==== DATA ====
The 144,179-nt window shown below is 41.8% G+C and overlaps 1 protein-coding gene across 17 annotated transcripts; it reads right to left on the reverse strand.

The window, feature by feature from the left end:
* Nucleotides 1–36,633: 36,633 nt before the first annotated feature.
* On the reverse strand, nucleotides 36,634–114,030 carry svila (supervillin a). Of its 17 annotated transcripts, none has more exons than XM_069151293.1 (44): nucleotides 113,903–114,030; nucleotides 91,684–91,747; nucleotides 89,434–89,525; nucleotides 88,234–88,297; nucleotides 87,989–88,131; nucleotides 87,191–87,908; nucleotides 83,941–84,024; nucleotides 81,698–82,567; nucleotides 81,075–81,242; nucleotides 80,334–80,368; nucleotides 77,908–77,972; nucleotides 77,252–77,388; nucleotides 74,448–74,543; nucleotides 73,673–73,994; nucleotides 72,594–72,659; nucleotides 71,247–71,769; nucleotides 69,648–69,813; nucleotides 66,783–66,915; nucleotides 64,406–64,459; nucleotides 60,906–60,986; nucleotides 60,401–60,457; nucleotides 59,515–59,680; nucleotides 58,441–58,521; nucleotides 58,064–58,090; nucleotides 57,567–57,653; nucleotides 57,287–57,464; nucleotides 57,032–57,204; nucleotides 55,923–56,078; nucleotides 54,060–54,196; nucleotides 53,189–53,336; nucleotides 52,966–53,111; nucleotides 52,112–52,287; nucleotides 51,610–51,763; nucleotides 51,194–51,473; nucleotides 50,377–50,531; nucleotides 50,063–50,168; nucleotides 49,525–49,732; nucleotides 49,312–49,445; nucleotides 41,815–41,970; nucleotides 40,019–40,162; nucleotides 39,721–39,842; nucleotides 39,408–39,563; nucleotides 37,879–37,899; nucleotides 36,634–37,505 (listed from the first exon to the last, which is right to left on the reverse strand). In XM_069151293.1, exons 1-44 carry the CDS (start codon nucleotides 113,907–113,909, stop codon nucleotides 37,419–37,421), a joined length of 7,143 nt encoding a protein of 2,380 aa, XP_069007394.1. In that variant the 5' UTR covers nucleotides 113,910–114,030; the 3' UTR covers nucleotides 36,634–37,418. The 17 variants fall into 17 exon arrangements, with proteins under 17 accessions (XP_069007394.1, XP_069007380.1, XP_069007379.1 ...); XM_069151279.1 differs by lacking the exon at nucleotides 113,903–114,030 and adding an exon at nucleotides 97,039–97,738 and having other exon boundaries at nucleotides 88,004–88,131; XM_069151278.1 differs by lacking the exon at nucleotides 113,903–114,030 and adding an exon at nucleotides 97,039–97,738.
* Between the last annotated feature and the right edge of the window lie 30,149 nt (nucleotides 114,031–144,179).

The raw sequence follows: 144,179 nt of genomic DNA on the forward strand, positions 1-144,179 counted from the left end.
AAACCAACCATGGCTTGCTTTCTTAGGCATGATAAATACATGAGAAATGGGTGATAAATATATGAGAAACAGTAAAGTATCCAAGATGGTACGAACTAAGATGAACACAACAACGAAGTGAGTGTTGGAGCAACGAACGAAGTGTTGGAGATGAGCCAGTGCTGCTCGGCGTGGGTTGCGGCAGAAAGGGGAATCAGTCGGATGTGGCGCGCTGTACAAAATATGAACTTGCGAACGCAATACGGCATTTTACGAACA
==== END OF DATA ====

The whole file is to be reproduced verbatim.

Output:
The 144,179-nt window shown below is 41.8% G+C and overlaps 1 protein-coding gene across 17 annotated transcripts; it reads right to left on the reverse strand.

The window, feature by feature from the left end:
* Nucleotides 1–36,633: 36,633 nt before the first annotated feature.
* On the reverse strand, nucleotides 36,634–114,030 carry svila (supervillin a). Of its 17 annotated transcripts, none has more exons than XM_069151293.1 (44): nucleotides 113,903–114,030; nucleotides 91,684–91,747; nucleotides 89,434–89,525; nucleotides 88,234–88,297; nucleotides 87,989–88,131; nucleotides 87,191–87,908; nucleotides 83,941–84,024; nucleotides 81,698–82,567; nucleotides 81,075–81,242; nucleotides 80,334–80,368; nucleotides 77,908–77,972; nucleotides 77,252–77,388; nucleotides 74,448–74,543; nucleotides 73,673–73,994; nucleotides 72,594–72,659; nucleotides 71,247–71,769; nucleotides 69,648–69,813; nucleotides 66,783–66,915; nucleotides 64,406–64,459; nucleotides 60,906–60,986; nucleotides 60,401–60,457; nucleotides 59,515–59,680; nucleotides 58,441–58,521; nucleotides 58,064–58,090; nucleotides 57,567–57,653; nucleotides 57,287–57,464; nucleotides 57,032–57,204; nucleotides 55,923–56,078; nucleotides 54,060–54,196; nucleotides 53,189–53,336; nucleotides 52,966–53,111; nucleotides 52,112–52,287; nucleotides 51,610–51,763; nucleotides 51,194–51,473; nucleotides 50,377–50,531; nucleotides 50,063–50,168; nucleotides 49,525–49,732; nucleotides 49,312–49,445; nucleotides 41,815–41,970; nucleotides 40,019–40,162; nucleotides 39,721–39,842; nucleotides 39,408–39,563; nucleotides 37,879–37,899; nucleotides 36,634–37,505 (listed from the first exon to the last, which is right to left on the reverse strand). In XM_069151293.1, exons 1-44 carry the CDS (start codon nucleotides 113,907–113,909, stop codon nucleotides 37,419–37,421), a joined length of 7,143 nt encoding a protein of 2,380 aa, XP_069007394.1. In that variant the 5' UTR covers nucleotides 113,910–114,030; the 3' UTR covers nucleotides 36,634–37,418. The 17 variants fall into 17 exon arrangements, with proteins under 17 accessions (XP_069007394.1, XP_069007380.1, XP_069007379.1 ...); XM_069151279.1 differs by lacking the exon at nucleotides 113,903–114,030 and adding an exon at nucleotides 97,039–97,738 and having other exon boundaries at nucleotides 88,004–88,131; XM_069151278.1 differs by lacking the exon at nucleotides 113,903–114,030 and adding an exon at nucleotides 97,039–97,738.
* Between the last annotated feature and the right edge of the window lie 30,149 nt (nucleotides 114,031–144,179).

The raw sequence follows: 144,179 nt of genomic DNA on the forward strand, positions 1-144,179 counted from the left end.
AAACCAACCATGGCTTGCTTTCTTAGGCATGATAAATACATGAGAAATGGGTGATAAATATATGAGAAACAGTAAAGTATCCAAGATGGTACGAACTAAGATGAACACAACAACGAAGTGAGTGTTGGAGCAACGAACGAAGTGTTGGAGATGAGCCAGTGCTGCTCGGCGTGGGTTGCGGCAGAAAGGGGAATCAGTCGGATGTGGCGCGCTGTACAAAATATGAACTTGCGAACGCAATACGGCATTTTACGAACA